Saturday, July 20, 2024

We are deeply saddened, angered and disturbed by the recent attack on Israel. We condemn the Hamas attack on Israel as a terrorist attack. We condemn the support for Hamas that took place in the form of a rally on the front steps of City Hall. While we affirm the right of citizens to peaceably assemble and express their views – even views we disagree with vehemently – we strongly object to the timing, tone and sentiment of this rally.

One can support Palestinians and condemn Hamas unequivocally, and we do. And no matter how one feels about Israel and Palestine, an attack on a dance party for young people, on families and on whole towns, and taking civilian hostages and parading bodies as trophies should be condemned for what it is: terrorism. And we must recognize that the blood of thousands of innocent people, in Israel and in Gaza, is being spilled due to the unconscionable actions of Hamas.

We also denounce the doxing of individual students in our city in an effort to intimidate and harm those students. We note that we do not support all actions of the Israeli government, and believe that Palestinian rights should be respected and a homeland created, as long as it does not erase Israel as a homeland for Jews. This is a terribly fraught, painful time that affects so many of us, and we offer our deepest prayers and condolences as events unfold overseas and urge all members of the Cambridge community to move forward with empathy, understanding and grace toward one another.

E. Denise Simmons, Patty Nolan and Paul Toner


The dreadful attacks on Israel by Hamas – 1,300 people killed at a music festival and in nearby towns, and many more missing or taken hostage – have left me searching for words. Many in our Jewish and Israeli communities have shared horrifying stories, and my heart aches thinking of all the friends and families awaiting updates anxiously on their loved ones. Violence, especially against innocent civilians, is fundamentally wrong.

I’ve been hearing from Muslim and Palestinian community members. The uncertainty of the future weighs heavily on them, especially with the Israeli government adding restrictions on basic supplies such as water and electricity. There’s deeply concerning news that Israel is using white phosphorus, forcing 1.1 million Palestinians to leave their homes, and 1,900 people have already been killed. I worry about the death toll and reiterate that violence against innocent civilians is fundamentally wrong.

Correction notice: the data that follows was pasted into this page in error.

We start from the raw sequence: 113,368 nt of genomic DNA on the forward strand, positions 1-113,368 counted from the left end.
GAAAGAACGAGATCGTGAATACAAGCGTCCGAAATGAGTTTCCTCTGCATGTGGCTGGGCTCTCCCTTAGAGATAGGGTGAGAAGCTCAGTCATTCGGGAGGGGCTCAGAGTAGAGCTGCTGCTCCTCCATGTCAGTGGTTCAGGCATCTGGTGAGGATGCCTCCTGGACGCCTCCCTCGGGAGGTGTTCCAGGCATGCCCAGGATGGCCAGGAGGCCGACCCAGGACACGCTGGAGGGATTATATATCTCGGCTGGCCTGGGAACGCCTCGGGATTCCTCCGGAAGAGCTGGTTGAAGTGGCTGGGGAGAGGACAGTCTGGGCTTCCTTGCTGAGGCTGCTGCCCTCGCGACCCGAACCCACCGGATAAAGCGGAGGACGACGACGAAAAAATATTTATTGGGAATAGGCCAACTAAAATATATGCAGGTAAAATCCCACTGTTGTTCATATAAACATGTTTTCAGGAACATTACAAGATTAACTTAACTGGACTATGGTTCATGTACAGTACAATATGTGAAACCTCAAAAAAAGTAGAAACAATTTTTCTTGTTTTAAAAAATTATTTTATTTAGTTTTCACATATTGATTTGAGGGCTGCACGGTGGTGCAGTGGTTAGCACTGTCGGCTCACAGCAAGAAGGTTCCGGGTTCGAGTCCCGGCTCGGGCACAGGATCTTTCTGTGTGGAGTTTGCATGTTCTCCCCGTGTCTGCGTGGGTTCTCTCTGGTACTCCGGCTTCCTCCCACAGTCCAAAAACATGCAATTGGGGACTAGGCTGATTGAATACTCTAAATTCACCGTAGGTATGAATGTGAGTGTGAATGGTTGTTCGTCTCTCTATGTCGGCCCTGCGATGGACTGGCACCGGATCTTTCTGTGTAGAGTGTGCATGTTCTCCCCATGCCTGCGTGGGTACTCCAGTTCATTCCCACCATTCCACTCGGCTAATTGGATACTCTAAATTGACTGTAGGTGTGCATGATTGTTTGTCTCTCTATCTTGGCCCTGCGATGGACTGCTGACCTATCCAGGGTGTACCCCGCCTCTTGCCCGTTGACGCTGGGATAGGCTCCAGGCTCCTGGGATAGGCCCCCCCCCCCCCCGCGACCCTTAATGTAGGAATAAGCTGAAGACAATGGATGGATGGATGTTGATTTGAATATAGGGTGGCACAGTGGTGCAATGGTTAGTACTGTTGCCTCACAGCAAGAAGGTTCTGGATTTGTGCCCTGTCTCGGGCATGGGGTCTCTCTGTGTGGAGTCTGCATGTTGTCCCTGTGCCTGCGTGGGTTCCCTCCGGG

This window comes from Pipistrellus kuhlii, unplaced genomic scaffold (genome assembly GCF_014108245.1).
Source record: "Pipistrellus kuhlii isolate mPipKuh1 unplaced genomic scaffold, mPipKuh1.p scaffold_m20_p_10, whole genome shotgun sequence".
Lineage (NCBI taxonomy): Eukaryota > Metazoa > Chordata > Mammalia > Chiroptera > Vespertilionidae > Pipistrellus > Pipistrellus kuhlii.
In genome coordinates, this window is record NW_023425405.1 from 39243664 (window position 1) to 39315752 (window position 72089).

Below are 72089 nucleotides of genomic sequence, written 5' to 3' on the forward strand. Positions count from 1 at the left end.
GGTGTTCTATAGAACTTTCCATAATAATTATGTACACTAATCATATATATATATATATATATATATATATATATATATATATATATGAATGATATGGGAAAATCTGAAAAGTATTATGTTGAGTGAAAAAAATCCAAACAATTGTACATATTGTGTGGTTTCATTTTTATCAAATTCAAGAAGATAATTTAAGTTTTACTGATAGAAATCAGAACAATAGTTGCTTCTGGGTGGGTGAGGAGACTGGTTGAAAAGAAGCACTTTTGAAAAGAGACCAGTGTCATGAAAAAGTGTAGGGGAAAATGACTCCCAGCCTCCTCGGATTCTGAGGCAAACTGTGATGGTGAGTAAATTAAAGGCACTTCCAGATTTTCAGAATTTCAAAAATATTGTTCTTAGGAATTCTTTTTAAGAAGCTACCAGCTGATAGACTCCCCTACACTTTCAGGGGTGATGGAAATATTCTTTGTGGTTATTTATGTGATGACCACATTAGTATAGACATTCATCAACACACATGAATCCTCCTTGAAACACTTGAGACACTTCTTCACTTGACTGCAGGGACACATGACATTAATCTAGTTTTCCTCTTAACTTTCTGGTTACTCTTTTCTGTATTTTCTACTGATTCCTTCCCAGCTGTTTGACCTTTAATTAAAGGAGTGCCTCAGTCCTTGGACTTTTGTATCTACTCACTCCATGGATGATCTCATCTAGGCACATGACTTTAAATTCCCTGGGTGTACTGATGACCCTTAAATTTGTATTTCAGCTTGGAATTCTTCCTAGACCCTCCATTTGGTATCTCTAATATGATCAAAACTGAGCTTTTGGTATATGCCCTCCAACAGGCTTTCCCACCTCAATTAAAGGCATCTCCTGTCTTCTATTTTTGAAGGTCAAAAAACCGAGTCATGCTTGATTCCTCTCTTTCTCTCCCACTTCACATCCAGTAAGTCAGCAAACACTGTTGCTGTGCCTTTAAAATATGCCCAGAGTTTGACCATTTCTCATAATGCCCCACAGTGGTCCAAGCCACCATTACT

This is a challenging period, and emotions run high. Closer to home, it broke my heart to learn that the Palestinian Cultural Center was vandalized with the word “Nazis,” and on the steps of our City Hall, some were justifying continuing the horrific killing of Israeli civilians as suitable resistance. Students have been doxxed and threatened. We must stand against the growing tide of Islamophobia and antisemitism in my community. I appeal to all of you to approach these times with understanding, patience, and compassion.

Burhan Azeem 


The ongoing events in Israel and Palestine are nothing short of hideous and tragic. The senseless killing of innocent civilians, including vulnerable children, and the merciless taking of hostages is not only deeply horrifying but also completely indefensible. I strongly condemn these heinous acts committed by Hamas against the people of Israel.

Simultaneously, my heart goes out to the people of Gaza who are losing their lives in this conflict. There is absolutely nothing positive to be found in war. The loss of innocent lives is a gruesome reality that should never be acceptable.

It is my firm belief that Israel has a fundamental right to exist. At the same time, I firmly stand by the Palestinians’ right to live in freedom. I continue to hold onto the hope that a two-state solution can be achieved, leading to a lasting peace in the region.

As we navigate through these tumultuous world issues locally, I wish for the safety and well-being of everyone in Cambridge. It is imperative that we as a community prioritize compassion, keep the space for the communication of our feelings and opinions with clarity and conviction, and commit to doing so with respect.

Marc McGovern

The writers are Cambridge city councillors.